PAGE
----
In common with the history of feminisms in other countries, the Irish experience displays conflicting interpretations of the female role in society. Moreover, the situation in Ireland was overlain by Victorian values and significantly complicated by the backdrop of national uprisings, land war, world war, and by the growing hegemony of a strongly religious patriarchy. All the disparities of interests are apparent as writers and artists either confront, or covertly negotiate, the burning issues of education, personal freedom, suffrage, political action, and even participation in charitable work.
Some key articulations of Irish feminist beliefs emerge not just in lengthy reflection but also in short poems and in newspaper snippets where frustration with societal norms can hop off the page. Could such feeling be more clearly expressed that it was in an anonymous verse entitled Of Female Complaint and published in a local Cork newspaper in 1814?
Custom, alas! does partial prove, nor give us even measure,
A pain it is for maids to love, but ‘tis to men a pleasure.
They freely can their thoughts disclose, but ours must burn within;
We have got eyes and tongues in vain, And truth from us is sin.
Men to new joys and conquests fly, and yet no hazards run,
Poor we are left if we deny, And if we yield, undone;
Then equal laws let custom find, Nor thus the sex oppress,
More freedom grant to womankind, Or give to mankind less.
That verse may be amusing in tone but it sets out some of the discrimination experienced by women. The problems and solutions addressed in those lines would continue to be re-stated in various ways for at least the best part of the next hundred years. Interestingly, the spirit of the verse is reflective of what I would put forward as a definition that clarifies how feminism of the era can be understood. It was the desire, both on the part of men and women, for greater personal and civic freedoms for women, an aspiration underpinned by the intention that such liberty and parity must be recognised and accorded as of moral and legal right, and definitely not by grace and favour of the well-disposed or of a patriarchy or hegemony.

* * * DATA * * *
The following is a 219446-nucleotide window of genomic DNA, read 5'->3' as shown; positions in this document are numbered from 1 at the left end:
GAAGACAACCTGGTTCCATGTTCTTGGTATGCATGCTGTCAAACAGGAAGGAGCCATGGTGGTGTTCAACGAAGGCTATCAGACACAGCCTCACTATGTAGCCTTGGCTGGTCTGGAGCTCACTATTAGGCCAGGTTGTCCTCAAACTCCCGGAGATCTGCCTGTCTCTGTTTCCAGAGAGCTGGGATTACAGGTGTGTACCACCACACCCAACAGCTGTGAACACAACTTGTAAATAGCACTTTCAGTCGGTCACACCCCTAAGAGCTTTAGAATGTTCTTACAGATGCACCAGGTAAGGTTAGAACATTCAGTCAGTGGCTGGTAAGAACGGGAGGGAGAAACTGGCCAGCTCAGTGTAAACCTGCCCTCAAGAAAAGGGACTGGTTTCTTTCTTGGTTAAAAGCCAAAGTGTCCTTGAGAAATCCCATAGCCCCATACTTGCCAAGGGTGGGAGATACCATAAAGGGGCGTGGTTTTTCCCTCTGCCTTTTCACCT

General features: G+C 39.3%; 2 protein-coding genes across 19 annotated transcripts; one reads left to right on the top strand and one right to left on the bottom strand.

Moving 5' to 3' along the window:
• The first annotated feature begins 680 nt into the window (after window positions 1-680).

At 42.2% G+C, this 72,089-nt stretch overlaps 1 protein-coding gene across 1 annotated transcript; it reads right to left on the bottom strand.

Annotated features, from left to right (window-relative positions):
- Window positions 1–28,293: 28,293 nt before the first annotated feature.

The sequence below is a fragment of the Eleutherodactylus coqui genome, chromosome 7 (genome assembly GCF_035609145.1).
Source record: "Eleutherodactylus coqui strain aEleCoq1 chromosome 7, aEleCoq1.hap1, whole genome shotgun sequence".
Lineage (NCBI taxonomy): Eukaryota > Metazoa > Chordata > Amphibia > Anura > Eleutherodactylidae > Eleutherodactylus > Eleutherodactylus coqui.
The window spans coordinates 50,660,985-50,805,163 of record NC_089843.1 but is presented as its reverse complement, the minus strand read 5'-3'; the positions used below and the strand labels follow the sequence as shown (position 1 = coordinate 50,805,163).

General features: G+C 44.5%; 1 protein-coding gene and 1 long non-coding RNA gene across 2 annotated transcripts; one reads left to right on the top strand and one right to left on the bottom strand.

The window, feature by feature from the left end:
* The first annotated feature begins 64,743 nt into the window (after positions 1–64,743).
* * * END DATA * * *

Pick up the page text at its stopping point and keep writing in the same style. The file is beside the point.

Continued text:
In pursuit of greater freedom, the means and tactics employed even by the same person could vary substantially. Lady Morgan subtly promoted the worth and entitlement of women in her many successful novels, notably in The Wild Irish Girl: a National Tale and in Woman: Ida of Athens, both published in the first decade of the nineteenth century. She later confronted the theme in a much more academic fashion in her serious, lengthy history, Woman and Her Master (1840).